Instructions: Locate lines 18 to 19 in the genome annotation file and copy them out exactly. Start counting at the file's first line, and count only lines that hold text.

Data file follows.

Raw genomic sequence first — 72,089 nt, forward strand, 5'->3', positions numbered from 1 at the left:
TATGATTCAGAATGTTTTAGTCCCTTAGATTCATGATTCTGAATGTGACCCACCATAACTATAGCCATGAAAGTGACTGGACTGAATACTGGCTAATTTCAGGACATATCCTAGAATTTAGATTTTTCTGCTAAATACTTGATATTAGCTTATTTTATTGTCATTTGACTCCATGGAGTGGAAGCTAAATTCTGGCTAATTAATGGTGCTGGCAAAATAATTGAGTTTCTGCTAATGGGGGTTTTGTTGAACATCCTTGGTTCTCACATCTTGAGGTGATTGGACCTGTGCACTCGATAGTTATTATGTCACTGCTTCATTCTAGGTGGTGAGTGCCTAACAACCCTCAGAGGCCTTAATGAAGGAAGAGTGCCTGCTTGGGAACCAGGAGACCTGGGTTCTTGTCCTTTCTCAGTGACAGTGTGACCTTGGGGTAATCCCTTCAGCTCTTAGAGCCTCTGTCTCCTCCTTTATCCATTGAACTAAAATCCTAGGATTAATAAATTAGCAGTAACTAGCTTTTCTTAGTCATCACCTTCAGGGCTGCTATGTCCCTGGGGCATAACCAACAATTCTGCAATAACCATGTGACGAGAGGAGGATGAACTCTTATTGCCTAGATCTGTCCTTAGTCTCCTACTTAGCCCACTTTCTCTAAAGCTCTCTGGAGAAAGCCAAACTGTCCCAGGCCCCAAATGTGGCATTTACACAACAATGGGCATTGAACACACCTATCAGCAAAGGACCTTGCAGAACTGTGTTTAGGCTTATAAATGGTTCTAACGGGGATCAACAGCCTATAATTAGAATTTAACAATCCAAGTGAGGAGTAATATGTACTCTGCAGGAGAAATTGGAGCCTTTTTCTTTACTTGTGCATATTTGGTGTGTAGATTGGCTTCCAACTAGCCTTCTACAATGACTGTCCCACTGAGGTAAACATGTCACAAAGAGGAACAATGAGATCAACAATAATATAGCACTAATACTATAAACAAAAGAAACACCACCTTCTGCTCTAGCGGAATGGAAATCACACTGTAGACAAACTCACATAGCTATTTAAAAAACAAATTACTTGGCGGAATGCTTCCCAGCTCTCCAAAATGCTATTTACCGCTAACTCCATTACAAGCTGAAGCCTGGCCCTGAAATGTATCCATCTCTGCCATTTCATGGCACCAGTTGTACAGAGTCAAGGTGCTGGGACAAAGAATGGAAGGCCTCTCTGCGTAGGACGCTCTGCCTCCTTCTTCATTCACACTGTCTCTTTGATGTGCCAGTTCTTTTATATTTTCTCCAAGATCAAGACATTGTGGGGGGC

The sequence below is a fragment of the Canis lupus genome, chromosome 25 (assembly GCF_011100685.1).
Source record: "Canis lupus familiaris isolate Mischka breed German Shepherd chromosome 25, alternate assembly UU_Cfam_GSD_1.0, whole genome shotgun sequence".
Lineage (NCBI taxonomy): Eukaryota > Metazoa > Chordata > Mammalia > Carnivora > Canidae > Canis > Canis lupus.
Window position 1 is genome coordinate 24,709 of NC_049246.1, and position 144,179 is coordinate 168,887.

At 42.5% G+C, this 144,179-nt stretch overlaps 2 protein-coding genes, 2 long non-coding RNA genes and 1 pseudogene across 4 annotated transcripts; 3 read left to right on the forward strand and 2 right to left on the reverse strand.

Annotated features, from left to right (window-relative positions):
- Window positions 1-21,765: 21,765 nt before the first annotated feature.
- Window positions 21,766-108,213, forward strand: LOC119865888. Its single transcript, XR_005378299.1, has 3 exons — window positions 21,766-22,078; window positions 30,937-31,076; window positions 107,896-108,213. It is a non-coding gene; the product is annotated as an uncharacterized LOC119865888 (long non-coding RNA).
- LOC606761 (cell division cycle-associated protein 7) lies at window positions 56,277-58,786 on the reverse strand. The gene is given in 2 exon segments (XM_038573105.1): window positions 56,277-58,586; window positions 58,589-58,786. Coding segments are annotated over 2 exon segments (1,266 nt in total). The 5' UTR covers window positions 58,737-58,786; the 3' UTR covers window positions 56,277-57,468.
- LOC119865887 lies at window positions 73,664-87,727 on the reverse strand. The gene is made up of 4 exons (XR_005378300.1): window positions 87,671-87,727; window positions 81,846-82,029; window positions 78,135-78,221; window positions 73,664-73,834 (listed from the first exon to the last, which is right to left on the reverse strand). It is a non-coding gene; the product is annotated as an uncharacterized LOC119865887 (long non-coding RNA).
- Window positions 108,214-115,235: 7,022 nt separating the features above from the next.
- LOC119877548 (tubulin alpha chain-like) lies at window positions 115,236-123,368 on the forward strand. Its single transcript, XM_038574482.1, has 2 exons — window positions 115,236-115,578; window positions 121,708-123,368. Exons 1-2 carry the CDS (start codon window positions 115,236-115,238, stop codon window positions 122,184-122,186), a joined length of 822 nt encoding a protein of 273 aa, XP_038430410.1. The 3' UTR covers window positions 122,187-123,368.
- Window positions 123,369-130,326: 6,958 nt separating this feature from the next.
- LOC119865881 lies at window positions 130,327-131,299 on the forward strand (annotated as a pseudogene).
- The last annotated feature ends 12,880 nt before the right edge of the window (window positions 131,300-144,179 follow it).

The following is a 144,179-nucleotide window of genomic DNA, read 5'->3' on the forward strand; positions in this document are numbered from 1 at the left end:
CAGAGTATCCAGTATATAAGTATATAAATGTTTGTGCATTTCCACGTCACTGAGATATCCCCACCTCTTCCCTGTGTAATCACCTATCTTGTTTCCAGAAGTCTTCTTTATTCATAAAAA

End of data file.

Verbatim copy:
The following is a 144,179-nucleotide window of genomic DNA, read 5'->3' on the forward strand; positions in this document are numbered from 1 at the left end:
CAGAGTATCCAGTATATAAGTATATAAATGTTTGTGCATTTCCACGTCACTGAGATATCCCCACCTCTTCCCTGTGTAATCACCTATCTTGTTTCCAGAAGTCTTCTTTATTCATAAAAA